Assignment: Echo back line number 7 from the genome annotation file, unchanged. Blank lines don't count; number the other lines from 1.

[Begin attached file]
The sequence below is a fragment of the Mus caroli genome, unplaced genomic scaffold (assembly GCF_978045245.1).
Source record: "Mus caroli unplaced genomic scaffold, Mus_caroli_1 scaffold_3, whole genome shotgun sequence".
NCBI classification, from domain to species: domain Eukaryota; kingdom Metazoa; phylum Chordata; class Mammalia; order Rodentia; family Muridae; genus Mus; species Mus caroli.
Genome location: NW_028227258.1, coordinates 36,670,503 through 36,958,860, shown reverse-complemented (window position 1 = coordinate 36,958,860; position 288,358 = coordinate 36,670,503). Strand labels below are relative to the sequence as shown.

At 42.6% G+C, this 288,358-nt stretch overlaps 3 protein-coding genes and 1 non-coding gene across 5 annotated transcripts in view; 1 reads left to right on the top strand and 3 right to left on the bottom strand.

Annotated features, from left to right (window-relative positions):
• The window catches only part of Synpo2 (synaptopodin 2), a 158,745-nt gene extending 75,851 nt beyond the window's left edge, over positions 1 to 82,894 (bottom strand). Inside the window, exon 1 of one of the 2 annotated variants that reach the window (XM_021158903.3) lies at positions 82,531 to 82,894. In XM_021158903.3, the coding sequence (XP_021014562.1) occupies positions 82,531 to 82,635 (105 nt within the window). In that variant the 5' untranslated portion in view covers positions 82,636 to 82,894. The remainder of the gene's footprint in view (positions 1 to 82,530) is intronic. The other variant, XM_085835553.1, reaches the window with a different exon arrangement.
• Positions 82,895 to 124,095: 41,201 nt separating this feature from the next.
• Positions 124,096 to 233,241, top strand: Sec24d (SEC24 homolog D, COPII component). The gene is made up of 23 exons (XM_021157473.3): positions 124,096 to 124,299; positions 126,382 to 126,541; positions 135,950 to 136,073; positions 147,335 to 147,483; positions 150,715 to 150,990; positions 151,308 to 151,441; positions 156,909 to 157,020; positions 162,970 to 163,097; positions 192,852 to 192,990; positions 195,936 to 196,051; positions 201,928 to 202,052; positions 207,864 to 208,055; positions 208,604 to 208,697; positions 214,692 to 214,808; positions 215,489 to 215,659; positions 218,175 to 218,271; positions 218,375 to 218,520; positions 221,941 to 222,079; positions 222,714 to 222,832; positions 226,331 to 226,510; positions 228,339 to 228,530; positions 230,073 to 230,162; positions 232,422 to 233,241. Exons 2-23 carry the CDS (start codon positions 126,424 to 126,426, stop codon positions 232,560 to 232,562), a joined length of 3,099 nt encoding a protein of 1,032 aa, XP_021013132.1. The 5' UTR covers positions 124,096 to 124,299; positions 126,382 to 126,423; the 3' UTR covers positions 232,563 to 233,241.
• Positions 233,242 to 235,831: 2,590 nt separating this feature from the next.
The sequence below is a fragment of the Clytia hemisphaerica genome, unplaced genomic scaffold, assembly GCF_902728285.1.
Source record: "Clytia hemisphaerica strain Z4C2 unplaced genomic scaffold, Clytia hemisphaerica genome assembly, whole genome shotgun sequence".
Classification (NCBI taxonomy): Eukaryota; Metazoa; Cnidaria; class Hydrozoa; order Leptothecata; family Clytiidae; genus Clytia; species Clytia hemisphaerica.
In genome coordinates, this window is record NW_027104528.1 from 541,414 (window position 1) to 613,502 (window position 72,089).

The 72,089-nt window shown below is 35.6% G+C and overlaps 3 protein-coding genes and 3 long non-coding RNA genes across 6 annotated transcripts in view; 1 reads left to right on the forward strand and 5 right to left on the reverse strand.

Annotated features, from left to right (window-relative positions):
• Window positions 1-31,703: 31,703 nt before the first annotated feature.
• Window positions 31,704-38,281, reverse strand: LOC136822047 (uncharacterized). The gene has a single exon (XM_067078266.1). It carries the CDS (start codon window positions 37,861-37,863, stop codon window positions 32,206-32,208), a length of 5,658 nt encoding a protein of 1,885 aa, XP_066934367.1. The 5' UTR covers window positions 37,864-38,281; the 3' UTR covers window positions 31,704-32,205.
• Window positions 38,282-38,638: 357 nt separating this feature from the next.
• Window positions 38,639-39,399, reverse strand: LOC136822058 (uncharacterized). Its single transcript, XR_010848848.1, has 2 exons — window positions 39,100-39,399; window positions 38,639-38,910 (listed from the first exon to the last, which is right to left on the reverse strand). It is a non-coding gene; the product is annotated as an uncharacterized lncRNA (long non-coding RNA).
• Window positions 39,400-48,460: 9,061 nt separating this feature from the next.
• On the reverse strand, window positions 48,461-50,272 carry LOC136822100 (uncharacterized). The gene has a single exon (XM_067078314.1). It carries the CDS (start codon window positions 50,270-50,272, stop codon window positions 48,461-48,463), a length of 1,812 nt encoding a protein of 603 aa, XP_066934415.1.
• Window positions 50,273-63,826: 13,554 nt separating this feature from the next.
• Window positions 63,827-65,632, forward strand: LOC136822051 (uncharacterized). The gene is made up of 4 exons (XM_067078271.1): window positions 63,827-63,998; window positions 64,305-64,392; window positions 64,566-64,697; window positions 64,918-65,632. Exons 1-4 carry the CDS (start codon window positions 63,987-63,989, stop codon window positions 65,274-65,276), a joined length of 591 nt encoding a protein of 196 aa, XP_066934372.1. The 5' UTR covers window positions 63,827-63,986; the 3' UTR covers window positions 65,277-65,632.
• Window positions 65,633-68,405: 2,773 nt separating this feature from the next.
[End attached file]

• The window catches only part of Synpo2 (synaptopodin 2), a 158,745-nt gene extending 75,851 nt beyond the window's left edge, over positions 1 to 82,894 (bottom strand). Inside the window, exon 1 of one of the 2 annotated variants that reach the window (XM_021158903.3) lies at positions 82,531 to 82,894. In XM_021158903.3, the coding sequence (XP_021014562.1) occupies positions 82,531 to 82,635 (105 nt within the window). In that variant the 5' untranslated portion in view covers positions 82,636 to 82,894. The remainder of the gene's footprint in view (positions 1 to 82,530) is intronic. The other variant, XM_085835553.1, reaches the window with a different exon arrangement.